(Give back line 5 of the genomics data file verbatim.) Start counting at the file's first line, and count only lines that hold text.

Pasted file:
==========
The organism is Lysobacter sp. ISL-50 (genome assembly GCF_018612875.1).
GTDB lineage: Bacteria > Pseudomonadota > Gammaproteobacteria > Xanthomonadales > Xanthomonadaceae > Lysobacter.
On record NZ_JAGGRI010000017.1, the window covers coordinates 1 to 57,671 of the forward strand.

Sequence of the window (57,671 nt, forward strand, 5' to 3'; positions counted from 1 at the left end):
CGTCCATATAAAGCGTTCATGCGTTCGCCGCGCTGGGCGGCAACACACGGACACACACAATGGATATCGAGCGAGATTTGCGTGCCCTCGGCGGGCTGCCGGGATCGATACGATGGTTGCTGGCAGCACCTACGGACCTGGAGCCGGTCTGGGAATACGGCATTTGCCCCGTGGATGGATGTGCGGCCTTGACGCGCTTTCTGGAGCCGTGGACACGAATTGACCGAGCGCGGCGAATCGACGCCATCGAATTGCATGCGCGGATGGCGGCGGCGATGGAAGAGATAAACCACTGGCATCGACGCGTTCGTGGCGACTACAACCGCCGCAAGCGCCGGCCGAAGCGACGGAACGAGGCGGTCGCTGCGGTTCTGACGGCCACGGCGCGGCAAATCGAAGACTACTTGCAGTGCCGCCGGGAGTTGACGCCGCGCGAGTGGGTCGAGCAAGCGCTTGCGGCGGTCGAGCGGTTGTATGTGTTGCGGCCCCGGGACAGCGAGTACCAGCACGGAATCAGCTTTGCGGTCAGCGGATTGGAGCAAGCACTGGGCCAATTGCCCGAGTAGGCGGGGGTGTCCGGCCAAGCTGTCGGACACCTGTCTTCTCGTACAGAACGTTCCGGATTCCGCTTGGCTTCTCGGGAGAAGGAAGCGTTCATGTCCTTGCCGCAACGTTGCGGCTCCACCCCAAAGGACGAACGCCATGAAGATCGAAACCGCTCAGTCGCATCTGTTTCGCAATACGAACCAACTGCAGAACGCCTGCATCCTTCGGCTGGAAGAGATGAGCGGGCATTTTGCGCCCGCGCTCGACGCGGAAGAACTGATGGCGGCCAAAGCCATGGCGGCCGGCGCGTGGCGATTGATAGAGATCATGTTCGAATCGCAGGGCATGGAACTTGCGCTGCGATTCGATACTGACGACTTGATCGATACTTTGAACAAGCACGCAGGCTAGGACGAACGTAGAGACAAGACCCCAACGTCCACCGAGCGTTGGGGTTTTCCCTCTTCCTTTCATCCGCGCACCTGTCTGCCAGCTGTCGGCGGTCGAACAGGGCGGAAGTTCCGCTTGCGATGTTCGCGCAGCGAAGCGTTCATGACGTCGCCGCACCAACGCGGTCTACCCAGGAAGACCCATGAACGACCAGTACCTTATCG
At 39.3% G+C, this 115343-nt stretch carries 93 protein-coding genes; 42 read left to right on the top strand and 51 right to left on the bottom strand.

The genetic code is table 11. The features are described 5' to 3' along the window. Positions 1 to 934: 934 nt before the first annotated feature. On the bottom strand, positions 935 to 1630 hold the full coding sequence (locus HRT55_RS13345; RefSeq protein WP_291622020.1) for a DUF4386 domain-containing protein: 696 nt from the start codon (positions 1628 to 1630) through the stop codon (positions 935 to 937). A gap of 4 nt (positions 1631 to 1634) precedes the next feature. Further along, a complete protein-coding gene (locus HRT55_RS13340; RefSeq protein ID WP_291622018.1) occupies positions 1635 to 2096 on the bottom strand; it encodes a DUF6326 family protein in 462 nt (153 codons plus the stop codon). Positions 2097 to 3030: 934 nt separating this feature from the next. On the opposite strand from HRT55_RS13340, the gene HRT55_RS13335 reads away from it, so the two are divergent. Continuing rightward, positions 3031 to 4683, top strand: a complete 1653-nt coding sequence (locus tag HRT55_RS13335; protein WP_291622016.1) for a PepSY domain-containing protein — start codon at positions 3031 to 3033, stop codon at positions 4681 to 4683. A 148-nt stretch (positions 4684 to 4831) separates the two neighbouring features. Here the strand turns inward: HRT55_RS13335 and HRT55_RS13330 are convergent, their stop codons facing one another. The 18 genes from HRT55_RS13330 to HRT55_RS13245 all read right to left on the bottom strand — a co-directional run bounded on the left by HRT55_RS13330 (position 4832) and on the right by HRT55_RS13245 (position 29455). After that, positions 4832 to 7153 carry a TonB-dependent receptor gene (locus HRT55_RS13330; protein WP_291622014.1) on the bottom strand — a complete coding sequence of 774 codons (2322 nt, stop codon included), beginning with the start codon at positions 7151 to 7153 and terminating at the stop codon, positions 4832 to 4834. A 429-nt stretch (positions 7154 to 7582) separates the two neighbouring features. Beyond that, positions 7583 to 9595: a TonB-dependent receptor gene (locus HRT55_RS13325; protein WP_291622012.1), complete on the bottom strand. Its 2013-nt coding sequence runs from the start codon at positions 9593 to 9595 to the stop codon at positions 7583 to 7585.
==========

CGTCCATATAAAGCGTTCATGCGTTCGCCGCGCTGGGCGGCAACACACGGACACACACAATGGATATCGAGCGAGATTTGCGTGCCCTCGGCGGGCTGCCGGGATCGATACGATGGTTGCTGGCAGCACCTACGGACCTGGAGCCGGTCTGGGAATACGGCATTTGCCCCGTGGATGGATGTGCGGCCTTGACGCGCTTTCTGGAGCCGTGGACACGAATTGACCGAGCGCGGCGAATCGACGCCATCGAATTGCATGCGCGGATGGCGGCGGCGATGGAAGAGATAAACCACTGGCATCGACGCGTTCGTGGCGACTACAACCGCCGCAAGCGCCGGCCGAAGCGACGGAACGAGGCGGTCGCTGCGGTTCTGACGGCCACGGCGCGGCAAATCGAAGACTACTTGCAGTGCCGCCGGGAGTTGACGCCGCGCGAGTGGGTCGAGCAAGCGCTTGCGGCGGTCGAGCGGTTGTATGTGTTGCGGCCCCGGGACAGCGAGTACCAGCACGGAATCAGCTTTGCGGTCAGCGGATTGGAGCAAGCACTGGGCCAATTGCCCGAGTAGGCGGGGGTGTCCGGCCAAGCTGTCGGACACCTGTCTTCTCGTACAGAACGTTCCGGATTCCGCTTGGCTTCTCGGGAGAAGGAAGCGTTCATGTCCTTGCCGCAACGTTGCGGCTCCACCCCAAAGGACGAACGCCATGAAGATCGAAACCGCTCAGTCGCATCTGTTTCGCAATACGAACCAACTGCAGAACGCCTGCATCCTTCGGCTGGAAGAGATGAGCGGGCATTTTGCGCCCGCGCTCGACGCGGAAGAACTGATGGCGGCCAAAGCCATGGCGGCCGGCGCGTGGCGATTGATAGAGATCATGTTCGAATCGCAGGGCATGGAACTTGCGCTGCGATTCGATACTGACGACTTGATCGATACTTTGAACAAGCACGCAGGCTAGGACGAACGTAGAGACAAGACCCCAACGTCCACCGAGCGTTGGGGTTTTCCCTCTTCCTTTCATCCGCGCACCTGTCTGCCAGCTGTCGGCGGTCGAACAGGGCGGAAGTTCCGCTTGCGATGTTCGCGCAGCGAAGCGTTCATGACGTCGCCGCACCAACGCGGTCTACCCAGGAAGACCCATGAACGACCAGTACCTTATCG